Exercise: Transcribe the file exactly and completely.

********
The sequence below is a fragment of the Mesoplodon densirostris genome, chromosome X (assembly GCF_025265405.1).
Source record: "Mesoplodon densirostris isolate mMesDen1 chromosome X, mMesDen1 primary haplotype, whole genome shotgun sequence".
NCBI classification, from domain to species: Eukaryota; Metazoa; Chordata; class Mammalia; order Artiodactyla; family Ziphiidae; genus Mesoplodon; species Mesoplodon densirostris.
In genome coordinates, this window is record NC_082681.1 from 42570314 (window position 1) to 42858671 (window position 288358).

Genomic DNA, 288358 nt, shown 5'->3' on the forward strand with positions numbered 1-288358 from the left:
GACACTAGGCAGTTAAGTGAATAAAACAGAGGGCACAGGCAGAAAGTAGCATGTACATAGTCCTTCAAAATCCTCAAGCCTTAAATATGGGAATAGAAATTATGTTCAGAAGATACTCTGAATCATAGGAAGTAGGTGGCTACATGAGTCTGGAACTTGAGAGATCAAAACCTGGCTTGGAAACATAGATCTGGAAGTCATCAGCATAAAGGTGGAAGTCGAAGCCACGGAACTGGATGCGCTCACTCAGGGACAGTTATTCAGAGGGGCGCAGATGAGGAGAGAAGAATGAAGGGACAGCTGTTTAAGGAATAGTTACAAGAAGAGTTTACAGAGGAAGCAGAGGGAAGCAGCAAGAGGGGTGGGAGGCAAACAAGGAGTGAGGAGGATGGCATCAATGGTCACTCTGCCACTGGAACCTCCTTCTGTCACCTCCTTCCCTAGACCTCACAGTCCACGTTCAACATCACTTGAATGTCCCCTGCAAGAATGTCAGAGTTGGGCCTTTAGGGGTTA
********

The sequence below is a fragment of the Mesoplodon densirostris genome, chromosome X (assembly GCF_025265405.1).
Source record: "Mesoplodon densirostris isolate mMesDen1 chromosome X, mMesDen1 primary haplotype, whole genome shotgun sequence".
NCBI classification, from domain to species: Eukaryota; Metazoa; Chordata; class Mammalia; order Artiodactyla; family Ziphiidae; genus Mesoplodon; species Mesoplodon densirostris.
In genome coordinates, this window is record NC_082681.1 from 42570314 (window position 1) to 42858671 (window position 288358).

Genomic DNA, 288358 nt, shown 5'->3' on the forward strand with positions numbered 1-288358 from the left:
GACACTAGGCAGTTAAGTGAATAAAACAGAGGGCACAGGCAGAAAGTAGCATGTACATAGTCCTTCAAAATCCTCAAGCCTTAAATATGGGAATAGAAATTATGTTCAGAAGATACTCTGAATCATAGGAAGTAGGTGGCTACATGAGTCTGGAACTTGAGAGATCAAAACCTGGCTTGGAAACATAGATCTGGAAGTCATCAGCATAAAGGTGGAAGTCGAAGCCACGGAACTGGATGCGCTCACTCAGGGACAGTTATTCAGAGGGGCGCAGATGAGGAGAGAAGAATGAAGGGACAGCTGTTTAAGGAATAGTTACAAGAAGAGTTTACAGAGGAAGCAGAGGGAAGCAGCAAGAGGGGTGGGAGGCAAACAAGGAGTGAGGAGGATGGCATCAATGGTCACTCTGCCACTGGAACCTCCTTCTGTCACCTCCTTCCCTAGACCTCACAGTCCACGTTCAACATCACTTGAATGTCCCCTGCAAGAATGTCAGAGTTGGGCCTTTAGGGGTTA